Written by: Eric Thompson
There’s something to be said for recklessly pounding a family size bag of skittles in one sitting. Even if it does end up making you sick, those fifteen minutes are pure bliss. That shit may not be good for your teeth or diabetes. But, every once in awhile, it’s good for your soul.
Yes, this band is named after the delicious gummy bears you can buy ten pounds of for $5.99 at the Walgreens down the street. And admittedly, this is not a record I will jam over and over for days on end. I just can’t take this kind of wattage all the time. But, man, this is some high fructose punk goodness right here. Gold-Bears’ Dalliance will give you an intellectual sugar high and you’ll love every slam dancing second of it.
There is absolutely no better way to kick this record off than “Yeah, Tonight.” Gold-Bears sprints right out of the blocks with a two minute twenty-nine second ode to debauchery. “Tonight you’ll make bad decisions / And continue your selfish behavior.” The first two tracks on Dalliance are exactly what you want out of good noise pop: they are fast, anthemic, and ridiculously catchy. What makes this album so good, though, is what happens in the next coupling of songs. “Death with Drums” begins a lot like its predecessors. It is tight and noisy. But with this one we get an amped up instrumental frenzy for the last minute. And it is glorious. They ratchet this thing up, shut it down, and then the reverb bleeds expertly into “I Hope They’re Right.” This would be the outlier on the record: an acoustic, picked chord ballad in which that feedback carried over from “Death” becomes ethereal and all pervading. Many bands will pull something like that only to jettison the transferred ballast before the first vocals come in. Not Gold-Bears. They turn these two disparate songs into a connected, surprisingly deft combination. “I Hope They’re Right” does stop things down for its length. But still, it somehow couldn’t be more at home in the middle of all this guitar wreaked havoc. “I carry you across the frozen snow / I swear you’ll never be the last to know.” After this mesmerizing little shift, Dalliance resumes its fast hearted punk splendor. Standouts on the rest of the record include the jangly “From Tallahassee to Gainesville,” and the shortest-distance-from-zero-to-rock “Punk Song No. 15.” But these tracks, all of them, are smile inducing.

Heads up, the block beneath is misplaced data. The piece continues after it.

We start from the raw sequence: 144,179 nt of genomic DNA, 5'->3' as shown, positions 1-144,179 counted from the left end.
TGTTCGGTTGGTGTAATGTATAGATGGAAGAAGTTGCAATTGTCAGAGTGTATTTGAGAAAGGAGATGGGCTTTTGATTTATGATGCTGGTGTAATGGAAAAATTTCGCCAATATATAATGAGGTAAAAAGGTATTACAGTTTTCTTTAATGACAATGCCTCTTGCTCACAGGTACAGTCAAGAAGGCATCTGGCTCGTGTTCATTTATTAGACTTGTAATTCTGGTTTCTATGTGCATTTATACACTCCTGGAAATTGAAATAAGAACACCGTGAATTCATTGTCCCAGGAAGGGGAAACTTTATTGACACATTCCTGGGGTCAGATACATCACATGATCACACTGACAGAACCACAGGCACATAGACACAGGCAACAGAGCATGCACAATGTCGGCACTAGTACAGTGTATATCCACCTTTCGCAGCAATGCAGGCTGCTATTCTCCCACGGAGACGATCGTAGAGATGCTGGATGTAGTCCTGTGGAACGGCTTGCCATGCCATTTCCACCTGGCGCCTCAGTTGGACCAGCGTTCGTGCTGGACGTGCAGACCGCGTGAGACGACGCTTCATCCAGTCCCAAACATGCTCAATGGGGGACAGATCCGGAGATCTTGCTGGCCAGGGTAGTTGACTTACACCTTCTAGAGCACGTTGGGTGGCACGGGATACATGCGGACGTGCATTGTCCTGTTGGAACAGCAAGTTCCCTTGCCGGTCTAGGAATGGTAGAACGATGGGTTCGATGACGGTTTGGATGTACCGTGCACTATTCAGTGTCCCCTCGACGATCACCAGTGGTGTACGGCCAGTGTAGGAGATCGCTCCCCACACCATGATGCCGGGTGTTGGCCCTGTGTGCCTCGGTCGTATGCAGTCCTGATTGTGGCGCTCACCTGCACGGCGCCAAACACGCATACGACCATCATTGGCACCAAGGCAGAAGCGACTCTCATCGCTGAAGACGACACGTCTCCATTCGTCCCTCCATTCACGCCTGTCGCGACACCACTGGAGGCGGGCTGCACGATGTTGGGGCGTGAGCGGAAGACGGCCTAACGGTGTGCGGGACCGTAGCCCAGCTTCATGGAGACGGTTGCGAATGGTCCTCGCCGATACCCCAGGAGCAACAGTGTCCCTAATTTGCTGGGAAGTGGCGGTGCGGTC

I might have lied a little bit in the paragraphs above. The more I listen to Dalliance, the more it demands better than the occasional splurge listen. As it turns out, there is definitely sustenance here. And I’ll be quite eager to partake in whatever these guys whip up next.